Scaloni seeks to take World Cup pressure off fancied Argentina
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Argentina coach Lionel Scaloni sought Tuesday to reduce the pressure on his fancied team at the World Cup in Qatar, insisting there are no guarantees in football.
La Albiceleste, who face the United Arab Emirates in a friendly in Abu Dhabi on Wednesday before flying to Doha, are currently on a 35-game unbeaten run.
Scaloni, who guided Argentina to their first major trophy in 28 years at the last year's Copa America, named a 26-man squad led by Lionel Messi on Friday.
"We don't have pressure because at the end this is football, we’re going to play a football World Cup," Scaloni told reporters in the UAE capital.
"We're conscious what football represents for Argentina but it's sport and that's why we have to step on the pitch and do our own thing.
"We have to come out and play the way we know how to. And then there are a lot of unknowns."
Scaloni used the example of the 2002 tournament in Japan and South Korea, where two-time world champions Argentina exited at the group stage.
"Despite the disappointment of losing, the people still recognised that the team was one of the best and they didn't deserve to get knocked out of the World Cup," he said.
"But football is like this and if we believe that we will win just by decree then that would be a mistake.
"And that has happened, not only with Argentina, but with other teams. We’re going to try to give our best and try to get as far as we can."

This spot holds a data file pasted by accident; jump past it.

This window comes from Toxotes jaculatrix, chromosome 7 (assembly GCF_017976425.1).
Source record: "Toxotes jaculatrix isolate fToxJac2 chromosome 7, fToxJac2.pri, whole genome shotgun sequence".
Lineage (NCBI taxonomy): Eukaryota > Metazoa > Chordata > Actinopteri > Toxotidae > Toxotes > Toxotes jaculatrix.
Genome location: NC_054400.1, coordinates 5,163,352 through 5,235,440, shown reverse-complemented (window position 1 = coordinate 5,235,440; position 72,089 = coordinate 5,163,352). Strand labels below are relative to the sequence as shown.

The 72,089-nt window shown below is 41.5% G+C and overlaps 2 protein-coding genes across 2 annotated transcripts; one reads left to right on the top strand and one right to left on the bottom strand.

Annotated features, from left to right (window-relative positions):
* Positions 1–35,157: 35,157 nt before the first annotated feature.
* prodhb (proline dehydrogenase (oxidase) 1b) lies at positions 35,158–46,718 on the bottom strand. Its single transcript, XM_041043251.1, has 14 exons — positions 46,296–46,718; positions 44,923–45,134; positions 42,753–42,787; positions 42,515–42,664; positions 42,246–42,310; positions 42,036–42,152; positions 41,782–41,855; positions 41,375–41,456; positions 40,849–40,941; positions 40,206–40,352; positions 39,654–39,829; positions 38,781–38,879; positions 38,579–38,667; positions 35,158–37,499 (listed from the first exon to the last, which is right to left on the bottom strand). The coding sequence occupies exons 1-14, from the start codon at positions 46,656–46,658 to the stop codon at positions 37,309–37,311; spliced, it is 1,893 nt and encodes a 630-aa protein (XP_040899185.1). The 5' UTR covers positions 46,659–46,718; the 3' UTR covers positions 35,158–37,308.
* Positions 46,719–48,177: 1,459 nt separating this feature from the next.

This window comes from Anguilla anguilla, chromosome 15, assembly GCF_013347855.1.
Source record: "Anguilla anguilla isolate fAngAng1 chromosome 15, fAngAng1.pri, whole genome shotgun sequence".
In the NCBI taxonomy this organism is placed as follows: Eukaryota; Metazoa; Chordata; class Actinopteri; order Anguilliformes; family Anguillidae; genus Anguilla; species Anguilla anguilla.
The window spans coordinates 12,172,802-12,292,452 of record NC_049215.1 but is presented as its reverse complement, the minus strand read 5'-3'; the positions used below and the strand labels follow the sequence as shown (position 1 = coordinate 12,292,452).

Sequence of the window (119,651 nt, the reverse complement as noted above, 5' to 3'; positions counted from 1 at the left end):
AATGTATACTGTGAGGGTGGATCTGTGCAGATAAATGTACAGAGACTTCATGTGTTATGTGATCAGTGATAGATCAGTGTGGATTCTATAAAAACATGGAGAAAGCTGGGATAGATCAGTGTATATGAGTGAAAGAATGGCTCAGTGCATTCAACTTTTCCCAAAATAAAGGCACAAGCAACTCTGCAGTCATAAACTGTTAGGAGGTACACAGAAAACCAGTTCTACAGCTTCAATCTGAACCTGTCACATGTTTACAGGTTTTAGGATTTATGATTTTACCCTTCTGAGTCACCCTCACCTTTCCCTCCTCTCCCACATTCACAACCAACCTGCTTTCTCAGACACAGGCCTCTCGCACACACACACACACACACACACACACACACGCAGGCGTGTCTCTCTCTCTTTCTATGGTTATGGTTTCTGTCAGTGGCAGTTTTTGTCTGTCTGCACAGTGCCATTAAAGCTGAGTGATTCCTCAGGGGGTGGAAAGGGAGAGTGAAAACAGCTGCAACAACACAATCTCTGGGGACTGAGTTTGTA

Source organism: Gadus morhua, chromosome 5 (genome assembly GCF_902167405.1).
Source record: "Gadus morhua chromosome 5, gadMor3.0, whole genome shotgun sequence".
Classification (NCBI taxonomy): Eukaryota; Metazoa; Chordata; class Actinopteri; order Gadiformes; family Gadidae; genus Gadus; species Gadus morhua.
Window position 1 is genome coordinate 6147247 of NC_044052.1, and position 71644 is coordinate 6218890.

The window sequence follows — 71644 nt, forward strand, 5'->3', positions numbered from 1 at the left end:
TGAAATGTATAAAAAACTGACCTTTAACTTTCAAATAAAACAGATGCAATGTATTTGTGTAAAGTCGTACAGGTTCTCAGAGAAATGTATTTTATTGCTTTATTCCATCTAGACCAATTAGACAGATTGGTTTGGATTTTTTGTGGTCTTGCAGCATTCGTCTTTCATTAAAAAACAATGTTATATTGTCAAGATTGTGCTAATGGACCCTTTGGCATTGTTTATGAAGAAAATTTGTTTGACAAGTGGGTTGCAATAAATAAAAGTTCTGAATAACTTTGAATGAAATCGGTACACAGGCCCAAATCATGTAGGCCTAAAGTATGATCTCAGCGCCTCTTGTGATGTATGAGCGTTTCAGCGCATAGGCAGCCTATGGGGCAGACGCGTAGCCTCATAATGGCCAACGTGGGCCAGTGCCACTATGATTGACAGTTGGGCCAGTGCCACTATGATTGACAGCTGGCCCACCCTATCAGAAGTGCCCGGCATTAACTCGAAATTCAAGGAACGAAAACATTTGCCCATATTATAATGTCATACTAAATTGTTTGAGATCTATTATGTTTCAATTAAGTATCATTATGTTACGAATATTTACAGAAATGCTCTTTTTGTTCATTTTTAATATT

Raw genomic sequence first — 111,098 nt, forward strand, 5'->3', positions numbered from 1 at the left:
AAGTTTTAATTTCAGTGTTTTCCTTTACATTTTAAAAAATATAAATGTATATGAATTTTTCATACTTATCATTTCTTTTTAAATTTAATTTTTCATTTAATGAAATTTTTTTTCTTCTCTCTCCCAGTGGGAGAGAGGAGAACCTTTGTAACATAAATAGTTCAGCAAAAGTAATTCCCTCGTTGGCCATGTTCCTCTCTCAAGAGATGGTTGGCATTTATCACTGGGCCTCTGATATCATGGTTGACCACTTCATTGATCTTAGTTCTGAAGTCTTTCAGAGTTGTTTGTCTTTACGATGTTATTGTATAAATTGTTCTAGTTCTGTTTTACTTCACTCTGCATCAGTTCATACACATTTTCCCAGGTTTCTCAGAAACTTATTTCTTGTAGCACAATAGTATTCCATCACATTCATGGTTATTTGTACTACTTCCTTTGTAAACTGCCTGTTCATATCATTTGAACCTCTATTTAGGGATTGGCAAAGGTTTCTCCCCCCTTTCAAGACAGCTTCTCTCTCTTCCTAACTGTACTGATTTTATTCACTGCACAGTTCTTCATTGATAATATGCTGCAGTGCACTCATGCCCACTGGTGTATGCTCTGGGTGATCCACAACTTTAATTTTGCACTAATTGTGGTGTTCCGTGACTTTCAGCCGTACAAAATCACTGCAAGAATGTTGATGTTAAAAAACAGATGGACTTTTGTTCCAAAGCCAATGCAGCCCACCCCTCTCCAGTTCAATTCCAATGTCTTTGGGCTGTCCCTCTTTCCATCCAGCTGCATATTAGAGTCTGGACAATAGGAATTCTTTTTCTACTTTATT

Scaloni, 44, said he was confident that Roma forward Paulo Dybala would recover in time for the World Cup after being sidelined with a hamstring injury.
"We were very relaxed about it," he said. "His club and the coach have taken the right steps, so we are very happy because he is a person who we really appreciate and deserves this opportunity."
Messi and the rest of the squad held an open training session in front of a packed Al Nahyan stadium on Monday, where the Paris Saint-Germain star dazzled the crowd with his skills.
Argentina kick off their World Cup campaign against Saudi Arabia on November 22.
"We know Saudi Arabia well," said Scaloni. "We watched them a few days ago against Panama. It's a very good team, a technically strong team with fast players, similar to the UAE.
"They will make things difficult for us. On top of that it is our first game of the World Cup, which is always difficult. But this is the World Cup and every game is difficult."